Sat, Jul 16, 2005 - Page 1 News List

Wang should lead the KMT: Soong

LAST GASP He's kept a low profile for most of the campaign, but the People First Party boss is now of use to Wang Jin-pyng's campaign for chairman

By Caroline Hong  /  STAFF REPORTER

The two candidates make their final pitch for the Chinese Nationalist Party chairmanship yesterday. Above, Taipei Mayor Ma Ying-jeou, second left, holds incense sticks and prays at the Tsu-chu Temple in Kaohsiung County's Neimen Township. Below, Legislative Speaker Wang Jin-pyng, second left, pays his respects to late president Chiang Ching-kuo in Taoyuan County's Tahsi Township, where Chiang's body is temporarily placed.


Despite claims that he would not intervene in the election for Chinese Nationalist Party (KMT) chairman, People First Party Chairman James Soong (宋楚瑜) yesterday, on election eve, came down on the side of Legislative Speaker Wang Jin-pyng (王金平).

Wang last night broadcast a videotaped message to a campaign rally that sealed Soong's support for Wang over his rival, Taipei Mayor Ma Ying-jeou (馬英九).

"[In the tape, Soong] did not bring up my election bid. However, his meaning is clear. He hopes that I will win," Wang said at the legislature earlier yesterday.

Before leaving the country for an extended vacation in the US, Soong presented Wang's campaign headquarters with the tape.

In a further hint of where PFP support lies, PFP policy research center director Chang Hsien-yao (張顯耀) urged voters to support Wang in Nantou on Thursday night, while a number of PFP legislators, including Deputy Legislative Speaker Chung Jung-chi (鍾榮吉), made appearances at Wang's rally last night in Taipei.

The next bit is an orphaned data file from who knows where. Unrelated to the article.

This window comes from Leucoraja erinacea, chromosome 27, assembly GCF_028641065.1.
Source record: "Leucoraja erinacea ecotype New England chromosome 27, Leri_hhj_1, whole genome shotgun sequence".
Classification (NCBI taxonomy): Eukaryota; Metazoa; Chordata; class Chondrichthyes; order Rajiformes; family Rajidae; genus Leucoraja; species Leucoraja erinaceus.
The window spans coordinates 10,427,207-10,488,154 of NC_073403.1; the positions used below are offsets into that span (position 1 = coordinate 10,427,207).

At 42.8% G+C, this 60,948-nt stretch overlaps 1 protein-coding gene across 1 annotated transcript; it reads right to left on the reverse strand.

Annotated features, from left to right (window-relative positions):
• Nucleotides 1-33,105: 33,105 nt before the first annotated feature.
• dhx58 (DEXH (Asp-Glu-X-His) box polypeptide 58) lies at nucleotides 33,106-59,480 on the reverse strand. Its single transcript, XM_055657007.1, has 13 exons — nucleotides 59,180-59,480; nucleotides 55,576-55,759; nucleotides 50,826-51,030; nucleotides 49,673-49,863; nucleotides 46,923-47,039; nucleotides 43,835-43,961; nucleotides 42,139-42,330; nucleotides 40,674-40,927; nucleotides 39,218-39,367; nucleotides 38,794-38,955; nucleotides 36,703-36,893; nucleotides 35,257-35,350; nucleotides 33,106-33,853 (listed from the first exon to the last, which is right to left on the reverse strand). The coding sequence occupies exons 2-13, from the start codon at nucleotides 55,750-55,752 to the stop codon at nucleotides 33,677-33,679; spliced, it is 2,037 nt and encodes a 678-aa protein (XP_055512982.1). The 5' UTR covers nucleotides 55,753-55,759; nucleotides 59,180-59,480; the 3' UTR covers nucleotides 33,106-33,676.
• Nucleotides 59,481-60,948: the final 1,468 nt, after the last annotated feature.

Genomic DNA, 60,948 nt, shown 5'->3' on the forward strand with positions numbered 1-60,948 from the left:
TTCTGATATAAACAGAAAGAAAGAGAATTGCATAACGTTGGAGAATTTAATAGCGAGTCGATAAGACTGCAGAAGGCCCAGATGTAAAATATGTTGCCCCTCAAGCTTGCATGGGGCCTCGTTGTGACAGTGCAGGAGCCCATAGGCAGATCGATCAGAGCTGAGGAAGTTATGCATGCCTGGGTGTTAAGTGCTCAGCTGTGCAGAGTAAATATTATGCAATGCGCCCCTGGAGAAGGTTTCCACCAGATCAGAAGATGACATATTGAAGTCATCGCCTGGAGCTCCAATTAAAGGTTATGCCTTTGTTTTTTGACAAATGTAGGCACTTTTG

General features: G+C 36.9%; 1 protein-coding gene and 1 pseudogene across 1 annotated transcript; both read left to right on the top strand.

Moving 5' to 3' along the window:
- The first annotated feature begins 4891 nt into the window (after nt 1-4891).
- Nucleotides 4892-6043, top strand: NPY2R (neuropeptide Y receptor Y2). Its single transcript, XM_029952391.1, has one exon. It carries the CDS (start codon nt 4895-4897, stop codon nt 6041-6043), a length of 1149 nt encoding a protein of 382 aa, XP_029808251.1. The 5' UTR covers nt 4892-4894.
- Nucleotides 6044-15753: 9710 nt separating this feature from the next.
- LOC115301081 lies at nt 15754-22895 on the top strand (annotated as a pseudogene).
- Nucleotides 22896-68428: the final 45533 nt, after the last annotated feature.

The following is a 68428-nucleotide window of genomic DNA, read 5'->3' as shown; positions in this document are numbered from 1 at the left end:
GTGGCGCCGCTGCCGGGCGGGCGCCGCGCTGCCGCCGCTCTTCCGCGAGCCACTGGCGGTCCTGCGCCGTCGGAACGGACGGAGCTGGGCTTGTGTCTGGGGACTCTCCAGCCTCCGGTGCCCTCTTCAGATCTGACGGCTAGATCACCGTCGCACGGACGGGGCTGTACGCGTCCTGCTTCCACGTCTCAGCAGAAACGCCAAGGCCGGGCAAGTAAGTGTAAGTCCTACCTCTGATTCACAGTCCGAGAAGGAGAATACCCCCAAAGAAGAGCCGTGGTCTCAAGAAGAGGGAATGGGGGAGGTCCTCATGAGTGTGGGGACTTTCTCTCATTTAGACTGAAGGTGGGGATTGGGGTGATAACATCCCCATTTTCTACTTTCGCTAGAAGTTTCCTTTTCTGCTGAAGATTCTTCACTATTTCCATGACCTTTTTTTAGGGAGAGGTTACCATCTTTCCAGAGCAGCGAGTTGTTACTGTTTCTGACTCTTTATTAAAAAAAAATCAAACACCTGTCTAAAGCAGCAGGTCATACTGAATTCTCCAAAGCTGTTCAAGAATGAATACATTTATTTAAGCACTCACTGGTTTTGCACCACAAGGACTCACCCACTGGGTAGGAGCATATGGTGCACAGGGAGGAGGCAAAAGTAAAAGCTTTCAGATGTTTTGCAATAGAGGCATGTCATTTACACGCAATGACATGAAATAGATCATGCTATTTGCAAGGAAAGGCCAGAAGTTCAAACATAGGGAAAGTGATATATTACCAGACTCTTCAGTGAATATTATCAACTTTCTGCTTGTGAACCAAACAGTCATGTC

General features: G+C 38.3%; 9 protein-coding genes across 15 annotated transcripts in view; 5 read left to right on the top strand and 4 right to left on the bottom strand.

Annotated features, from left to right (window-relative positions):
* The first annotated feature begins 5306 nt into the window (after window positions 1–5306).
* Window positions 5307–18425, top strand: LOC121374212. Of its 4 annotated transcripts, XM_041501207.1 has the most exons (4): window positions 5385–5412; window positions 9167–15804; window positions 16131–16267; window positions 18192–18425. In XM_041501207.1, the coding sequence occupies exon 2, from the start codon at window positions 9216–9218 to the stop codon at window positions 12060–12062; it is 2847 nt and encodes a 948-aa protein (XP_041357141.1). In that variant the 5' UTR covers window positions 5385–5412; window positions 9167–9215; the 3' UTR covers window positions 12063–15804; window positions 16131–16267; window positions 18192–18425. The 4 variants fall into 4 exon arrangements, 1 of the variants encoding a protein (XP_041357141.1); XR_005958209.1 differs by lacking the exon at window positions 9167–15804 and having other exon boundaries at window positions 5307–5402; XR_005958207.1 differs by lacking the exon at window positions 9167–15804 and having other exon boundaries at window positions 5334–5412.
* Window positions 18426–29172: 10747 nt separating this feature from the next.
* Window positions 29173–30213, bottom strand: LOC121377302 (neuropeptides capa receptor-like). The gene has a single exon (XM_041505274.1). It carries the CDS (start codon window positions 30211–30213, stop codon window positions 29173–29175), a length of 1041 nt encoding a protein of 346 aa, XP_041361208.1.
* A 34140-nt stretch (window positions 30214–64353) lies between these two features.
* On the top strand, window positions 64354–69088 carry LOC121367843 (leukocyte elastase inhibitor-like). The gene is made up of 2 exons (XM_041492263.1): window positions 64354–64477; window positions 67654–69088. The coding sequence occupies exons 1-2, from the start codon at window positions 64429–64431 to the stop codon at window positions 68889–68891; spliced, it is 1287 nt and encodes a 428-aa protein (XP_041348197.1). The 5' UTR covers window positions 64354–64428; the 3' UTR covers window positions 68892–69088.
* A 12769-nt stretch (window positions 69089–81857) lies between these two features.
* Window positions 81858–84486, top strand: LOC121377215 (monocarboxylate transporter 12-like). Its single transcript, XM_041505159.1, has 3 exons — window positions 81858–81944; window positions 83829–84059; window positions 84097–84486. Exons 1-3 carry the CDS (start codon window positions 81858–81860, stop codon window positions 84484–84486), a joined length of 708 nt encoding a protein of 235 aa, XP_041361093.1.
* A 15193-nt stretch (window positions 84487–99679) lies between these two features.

In response, Ma, campaigning in Pingtung County yesterday, said that he relied on ideals and not on personal connections.

"The reason why [other pan-blue camp members] left the KMT was mostly because of dissatisfaction with the KMT's past affiliation with `black gold' [corruption] and policy direction," Ma said.

"Most importantly, the KMT must find its original direction, to support the Republic of China, oppose Taiwanese independence and oppose the `one country, two systems' policy. If these things can be accomplished, then some members of the PFP and the New Party would consider returning to the KMT," Ma said.

Meanwhile, the KMT yesterday released the number of eligible voters and other details of today's vote.

"I don't dare hazard a guess at the turnout in this election. However, it should be higher than last time," said KMT organization and development committee head Liao Feng-teh (廖風德) after releasing the figures.

The party said 928,175 members voted in the last chairmanship election four years ago.

In that election, for which outgoing Chairman Lien Chan (連戰) was the sole candidate, the voting rate was 57.89 percent.

But given that this was only the second time in the party's history that party members had been able to directly elect their leader and that the election was a run-off between two highly popular party leaders, it was reasonable to expect that the voting rate would be high, Liao said.

Already, Liao said, more than 10,200 ballots from overseas party members had been cast.

The ballots from the party's 59 overseas offices will be counted today along with the rest of the votes cast by the party's million-strong voting pool.

Voting will begin at 8am and end at 4pm at 601 polling stations across the nation. While voters will not be greeted by surveillance cameras at voting stations, as the Ma camp had requested to combat voter fraud, each polling station will be supervised by up to three volunteers from both the Wang and Ma camps, in addition to regular party personnel.

Apart from voting for their next leader, party members will also be voting for regional delegates. More than 1,356 candidates, including Lien's son, Lien Sheng-wen (連勝文), are running for 985 vacancies.

According to KMT rules, elections for regional delegates are held on the same day as the chairmanship election. Delegates serve four-year terms concurrently with the term of the chairman.

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